Our visit to Newcastle and the statue of Martin Luther King Jr.

 Carol and Frank Kearns at the recently dedicated statue to Martin Luther King, Jr., December 2017

Carol and Frank Kearns at the recently dedicated statue to Martin Luther King, Jr., December 2017

We went to Newcastle last December on a lark – to see some English soccer games – when fate added a gift.  Our arrival coincided with the culminating events of a year-long celebration of Martin Luther King, Jr.’s visit to that city 50 years ago.

A magnificent statue of King, commissioned by the Newcastle University, was dedicated on November 13, 2017, the exact anniversary of King’s visit to the school to receive an Honorary Doctorate in Civil Law in 1967.

I heard about this statue only weeks before our December trip while listening to National Public Radio, and the announcement sent me racing to the internet.  What was this renowned civil rights activist doing in Newcastle, England?  And only five months before his assassination?  Newcastle is so far north of London –  it’s almost in Scotland!

A web search gave immediate answers.  In the midst of deepening tensions at home over the direction of the civil rights movement, opposition to the war in Vietnam, and the rioting in major urban centers, King had accepted the invitation because he felt the honorary degree promoted awareness of the ongoing struggle against racism in the US and throughout the world.

King’s impromptu speech at the time is now on YouTube.  Although he wasn’t expected to talk, King did so without notes, and it was his last speech outside of the US before his death five months later in 1968.

Despite jet-lag and the overnight train trip from London, King gave an eloquent answer to critics who claim you can’t legislate morality: “It may be true that the law cannot change the heart but it can restrain the heartless.  It may be true that the law cannot make a man love me but it can restrain him from lynching me…”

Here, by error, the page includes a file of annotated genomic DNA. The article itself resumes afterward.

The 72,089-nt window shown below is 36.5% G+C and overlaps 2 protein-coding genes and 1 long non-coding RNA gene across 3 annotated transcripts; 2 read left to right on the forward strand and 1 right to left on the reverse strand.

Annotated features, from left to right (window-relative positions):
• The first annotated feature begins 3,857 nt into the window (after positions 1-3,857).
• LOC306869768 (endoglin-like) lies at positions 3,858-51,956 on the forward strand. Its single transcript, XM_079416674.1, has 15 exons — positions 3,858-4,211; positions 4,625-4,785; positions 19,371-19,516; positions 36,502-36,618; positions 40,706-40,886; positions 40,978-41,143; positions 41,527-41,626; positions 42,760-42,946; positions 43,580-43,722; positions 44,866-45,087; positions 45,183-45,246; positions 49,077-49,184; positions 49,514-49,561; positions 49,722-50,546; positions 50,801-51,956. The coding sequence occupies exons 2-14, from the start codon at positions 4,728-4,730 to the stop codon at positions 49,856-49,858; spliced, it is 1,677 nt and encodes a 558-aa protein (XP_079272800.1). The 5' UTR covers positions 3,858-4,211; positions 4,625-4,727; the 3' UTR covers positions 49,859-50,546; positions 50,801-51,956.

The civil rights movement is a personal memory for many of my generation, and it is impossible to forget images from that era:  the violent Southern response to school integration and voter registration in the early 1960’s, the terrorist bombing of the Birmingham church, Stokely Carmichael, Malcolm X, the Black Power movement, and the summer rioting in major cities in 1967.

While I remember exactly where I was when I heard of Martin Luther King’s death in 1968, I never realized that these events had a world-wide audience as well.  I was awed by the magnitude of Newcastle’s tribute to King, both past and present, and I immediately scheduled time to visit the university before our soccer game.

Newcastle University Campus

Fate smiled again when we arrived at the campus on December 8.  We saw preparations for a graduation that day. In the tradition of women everywhere, the young female graduates did not let the 40-degree daytime temperatures stop them from being fashionably dressed under their graduation robes – high heels, bare legs, knee-length dresses.  I was in long pants, knee-high socks, and boots – and my fingers froze every time I took my gloves off to take pictures.